How I’m using big-payout dividend stocks to target early retirement


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In my life in the City, I’ve sometimes heard traders say they don’t have time for dividend stocks: they’re only interested in speculative punts, “double or quit” penny stocks. Some of them managed to make it big, but most of them lost their clothes.

There is no need to take big risks in the stock market. An investor can make some serious money by investing in some really good stocks whose value keeps increasing over time and pays big dividends without fail.

Indeed, this is the Warren Buffett way. It’s been tried and tested.

Dividend stock that earns 7% is my target

£1,000 cash receiving 7% interest a year will double to £2,000 in 10 years. Sounds great, but even with the interest rate hikes, depositors are lucky to earn 1.5% cash interest in the bank today.

However, there are some high paying FTSE 100 dividend stocks that yield 7% or more that have the potential to offer excellent returns. This is what I’m aiming for.

This is because if these companies also increase their profits from year to year then it is likely that dividends and share prices will increase as well. This is the perfect combination!

My initial £1,000 would then grow at a rate higher than 7% and I would have doubled my money long before the 10 years were up.

Merger

But there’s more. If you reinvest the dividends in additional shares in the same company, which then continue to grow, then you make more money. This is compounding. Again, Warren Buffett swears by this.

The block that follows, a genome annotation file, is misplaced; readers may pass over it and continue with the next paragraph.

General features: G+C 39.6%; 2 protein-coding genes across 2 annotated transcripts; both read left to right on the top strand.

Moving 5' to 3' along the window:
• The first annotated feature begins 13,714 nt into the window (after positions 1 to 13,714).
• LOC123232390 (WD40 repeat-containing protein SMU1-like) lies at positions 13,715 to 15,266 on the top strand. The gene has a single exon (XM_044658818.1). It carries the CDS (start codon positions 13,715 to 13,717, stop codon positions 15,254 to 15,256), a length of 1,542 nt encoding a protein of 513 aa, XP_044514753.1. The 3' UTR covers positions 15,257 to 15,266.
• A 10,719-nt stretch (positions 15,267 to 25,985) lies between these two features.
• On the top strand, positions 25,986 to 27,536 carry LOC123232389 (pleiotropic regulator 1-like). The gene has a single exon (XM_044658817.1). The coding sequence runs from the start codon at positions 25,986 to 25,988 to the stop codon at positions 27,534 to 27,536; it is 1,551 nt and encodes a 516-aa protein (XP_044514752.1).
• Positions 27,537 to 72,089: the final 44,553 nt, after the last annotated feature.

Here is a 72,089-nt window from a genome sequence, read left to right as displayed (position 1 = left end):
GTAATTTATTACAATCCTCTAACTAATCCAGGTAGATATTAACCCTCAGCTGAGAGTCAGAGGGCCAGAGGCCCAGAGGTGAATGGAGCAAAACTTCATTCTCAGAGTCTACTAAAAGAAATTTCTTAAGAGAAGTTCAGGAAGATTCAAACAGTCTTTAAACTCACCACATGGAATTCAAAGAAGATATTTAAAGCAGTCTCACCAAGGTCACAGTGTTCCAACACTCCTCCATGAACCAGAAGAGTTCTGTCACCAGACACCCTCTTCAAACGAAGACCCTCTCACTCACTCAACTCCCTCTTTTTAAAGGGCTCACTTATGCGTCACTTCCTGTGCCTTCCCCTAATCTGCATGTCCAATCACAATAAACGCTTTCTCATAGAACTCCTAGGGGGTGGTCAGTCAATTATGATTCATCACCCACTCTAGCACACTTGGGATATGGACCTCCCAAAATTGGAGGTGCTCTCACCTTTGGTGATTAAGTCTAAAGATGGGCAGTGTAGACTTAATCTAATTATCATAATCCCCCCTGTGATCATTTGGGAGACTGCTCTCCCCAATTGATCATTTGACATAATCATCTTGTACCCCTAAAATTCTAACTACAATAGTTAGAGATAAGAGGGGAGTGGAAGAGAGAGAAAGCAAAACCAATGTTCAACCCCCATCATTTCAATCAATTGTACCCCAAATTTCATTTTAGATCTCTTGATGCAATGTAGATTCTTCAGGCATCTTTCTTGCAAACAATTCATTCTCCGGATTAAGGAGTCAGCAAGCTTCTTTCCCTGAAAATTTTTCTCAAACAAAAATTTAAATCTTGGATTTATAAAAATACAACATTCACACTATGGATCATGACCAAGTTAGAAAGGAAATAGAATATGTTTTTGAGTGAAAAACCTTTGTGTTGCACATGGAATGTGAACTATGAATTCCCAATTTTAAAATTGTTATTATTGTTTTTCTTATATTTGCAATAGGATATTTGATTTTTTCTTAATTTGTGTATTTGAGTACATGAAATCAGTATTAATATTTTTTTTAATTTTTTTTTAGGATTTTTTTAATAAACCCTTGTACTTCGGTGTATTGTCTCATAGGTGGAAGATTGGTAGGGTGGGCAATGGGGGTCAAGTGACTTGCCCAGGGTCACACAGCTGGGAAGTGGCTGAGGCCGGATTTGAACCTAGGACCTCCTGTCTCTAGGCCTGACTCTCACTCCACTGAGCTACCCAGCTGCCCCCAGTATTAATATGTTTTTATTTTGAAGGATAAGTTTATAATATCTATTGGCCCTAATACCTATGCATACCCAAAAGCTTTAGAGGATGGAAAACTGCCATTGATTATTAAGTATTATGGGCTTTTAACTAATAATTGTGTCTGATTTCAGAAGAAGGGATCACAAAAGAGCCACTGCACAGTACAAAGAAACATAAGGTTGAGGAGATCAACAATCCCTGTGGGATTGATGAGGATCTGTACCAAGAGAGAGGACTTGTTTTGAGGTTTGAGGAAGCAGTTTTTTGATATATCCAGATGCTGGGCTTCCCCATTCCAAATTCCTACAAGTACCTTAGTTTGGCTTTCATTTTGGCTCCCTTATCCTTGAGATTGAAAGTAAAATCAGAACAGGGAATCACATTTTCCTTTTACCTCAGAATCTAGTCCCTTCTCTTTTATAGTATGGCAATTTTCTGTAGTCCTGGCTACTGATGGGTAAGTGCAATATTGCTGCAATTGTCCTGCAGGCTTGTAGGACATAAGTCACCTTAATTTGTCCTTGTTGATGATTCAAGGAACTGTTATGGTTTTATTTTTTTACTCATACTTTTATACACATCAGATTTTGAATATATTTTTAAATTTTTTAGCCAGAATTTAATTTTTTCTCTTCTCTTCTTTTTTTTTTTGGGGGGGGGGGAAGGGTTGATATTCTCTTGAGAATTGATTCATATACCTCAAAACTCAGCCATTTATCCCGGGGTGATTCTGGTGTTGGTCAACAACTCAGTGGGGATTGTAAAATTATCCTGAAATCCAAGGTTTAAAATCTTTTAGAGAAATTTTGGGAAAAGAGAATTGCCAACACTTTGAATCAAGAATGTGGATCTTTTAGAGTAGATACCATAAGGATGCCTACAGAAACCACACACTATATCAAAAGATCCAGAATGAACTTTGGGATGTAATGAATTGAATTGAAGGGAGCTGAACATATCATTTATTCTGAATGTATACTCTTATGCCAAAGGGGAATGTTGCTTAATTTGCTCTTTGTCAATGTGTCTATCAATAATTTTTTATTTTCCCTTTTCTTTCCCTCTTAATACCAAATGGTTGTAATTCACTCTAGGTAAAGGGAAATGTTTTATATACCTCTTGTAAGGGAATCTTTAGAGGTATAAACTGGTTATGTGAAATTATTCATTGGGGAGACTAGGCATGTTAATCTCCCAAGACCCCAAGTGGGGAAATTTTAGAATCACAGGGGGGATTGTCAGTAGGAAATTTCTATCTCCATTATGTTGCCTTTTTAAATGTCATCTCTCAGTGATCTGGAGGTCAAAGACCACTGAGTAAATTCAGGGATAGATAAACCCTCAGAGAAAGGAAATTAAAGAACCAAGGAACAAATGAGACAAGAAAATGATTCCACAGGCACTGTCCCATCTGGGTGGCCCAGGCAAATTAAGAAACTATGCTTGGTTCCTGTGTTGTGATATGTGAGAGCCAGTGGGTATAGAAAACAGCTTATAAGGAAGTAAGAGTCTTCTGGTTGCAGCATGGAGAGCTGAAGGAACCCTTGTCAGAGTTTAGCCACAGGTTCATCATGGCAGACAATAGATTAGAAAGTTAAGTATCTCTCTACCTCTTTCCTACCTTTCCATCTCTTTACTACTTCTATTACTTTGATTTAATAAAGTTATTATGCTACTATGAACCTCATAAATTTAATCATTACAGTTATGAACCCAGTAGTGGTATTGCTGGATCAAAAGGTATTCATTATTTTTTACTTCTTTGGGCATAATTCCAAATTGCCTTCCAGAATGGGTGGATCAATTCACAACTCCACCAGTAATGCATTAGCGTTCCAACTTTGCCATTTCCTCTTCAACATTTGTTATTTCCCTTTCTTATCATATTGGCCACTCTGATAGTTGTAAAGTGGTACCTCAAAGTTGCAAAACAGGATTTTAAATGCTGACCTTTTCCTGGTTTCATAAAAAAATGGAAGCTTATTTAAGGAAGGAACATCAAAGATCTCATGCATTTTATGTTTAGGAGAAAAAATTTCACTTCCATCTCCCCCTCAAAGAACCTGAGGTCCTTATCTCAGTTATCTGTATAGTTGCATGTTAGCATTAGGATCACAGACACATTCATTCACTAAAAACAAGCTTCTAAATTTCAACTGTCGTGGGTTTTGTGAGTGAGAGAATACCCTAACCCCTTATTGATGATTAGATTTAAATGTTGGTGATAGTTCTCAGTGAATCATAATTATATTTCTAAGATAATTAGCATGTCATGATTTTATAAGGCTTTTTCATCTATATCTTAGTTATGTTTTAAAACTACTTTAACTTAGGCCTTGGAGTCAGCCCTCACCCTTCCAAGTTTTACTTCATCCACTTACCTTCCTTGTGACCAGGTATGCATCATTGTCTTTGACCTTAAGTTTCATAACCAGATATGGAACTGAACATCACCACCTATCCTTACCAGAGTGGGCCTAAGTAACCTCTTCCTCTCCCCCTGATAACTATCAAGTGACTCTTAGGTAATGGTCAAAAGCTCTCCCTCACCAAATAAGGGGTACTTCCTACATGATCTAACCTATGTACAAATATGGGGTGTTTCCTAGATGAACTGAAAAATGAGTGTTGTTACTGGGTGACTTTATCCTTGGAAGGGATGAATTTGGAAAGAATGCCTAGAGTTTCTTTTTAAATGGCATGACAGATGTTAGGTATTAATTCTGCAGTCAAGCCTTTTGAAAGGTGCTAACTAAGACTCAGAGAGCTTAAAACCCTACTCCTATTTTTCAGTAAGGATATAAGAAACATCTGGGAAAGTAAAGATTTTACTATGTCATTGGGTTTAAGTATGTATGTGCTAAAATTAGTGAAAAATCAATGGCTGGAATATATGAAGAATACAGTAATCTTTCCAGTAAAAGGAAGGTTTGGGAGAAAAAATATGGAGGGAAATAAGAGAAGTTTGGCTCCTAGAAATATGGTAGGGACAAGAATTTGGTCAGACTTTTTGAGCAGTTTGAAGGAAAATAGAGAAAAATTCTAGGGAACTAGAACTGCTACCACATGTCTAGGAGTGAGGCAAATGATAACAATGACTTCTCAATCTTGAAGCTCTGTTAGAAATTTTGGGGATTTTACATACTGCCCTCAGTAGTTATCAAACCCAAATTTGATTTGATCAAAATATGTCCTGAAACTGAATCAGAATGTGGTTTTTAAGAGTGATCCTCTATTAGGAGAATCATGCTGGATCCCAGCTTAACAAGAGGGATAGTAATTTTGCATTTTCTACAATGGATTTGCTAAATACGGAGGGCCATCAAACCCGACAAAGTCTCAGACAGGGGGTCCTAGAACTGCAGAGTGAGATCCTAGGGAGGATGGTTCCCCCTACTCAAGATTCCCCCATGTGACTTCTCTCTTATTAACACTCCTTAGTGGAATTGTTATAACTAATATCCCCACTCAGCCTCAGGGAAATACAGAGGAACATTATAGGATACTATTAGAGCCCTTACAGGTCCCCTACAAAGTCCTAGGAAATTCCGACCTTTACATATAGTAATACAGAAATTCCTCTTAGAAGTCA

I have done it with Common law stockfor example, which I originally bought after the market crashed in 2020 due to the Covid-19 outbreak. Stocks have become a profitable investment.

In addition, some companies make so much money that they distribute “special dividends,” i.e. additional payments. I will often reinvest them in the same company as well.

I’m considering buying more shares in Barratt Development, which has a dividend yield of nearly 7% and £1.1bn in cash on the balance sheet. Some analysts expect this cash to be paid out as special dividends.

The risk with high-dividend-paying homebuilding stocks is that higher interest rates and a cost-of-living crisis ultimately deter potential homebuyers.

However, there is a shortage of new homes and demand is still high in the UK. These stocks are worth watching for opportunities to buy when the stock price drops.

A famous trap

One of the risks of a high dividend strategy is being drawn into what is called a “value trap”. These are stocks that offer high dividends and look attractive, but the company basically stops growing. Dividends never increase and are sometimes cut. The stock price then fell. You lose money.

Vodafone is one such example over the last few years, and luckily it’s the only mistake I’ve made with this strategy. One learns through experience.

Sometimes a good takeover or merger can get investors out of the hole, and I’ll see what happens with Vodafone.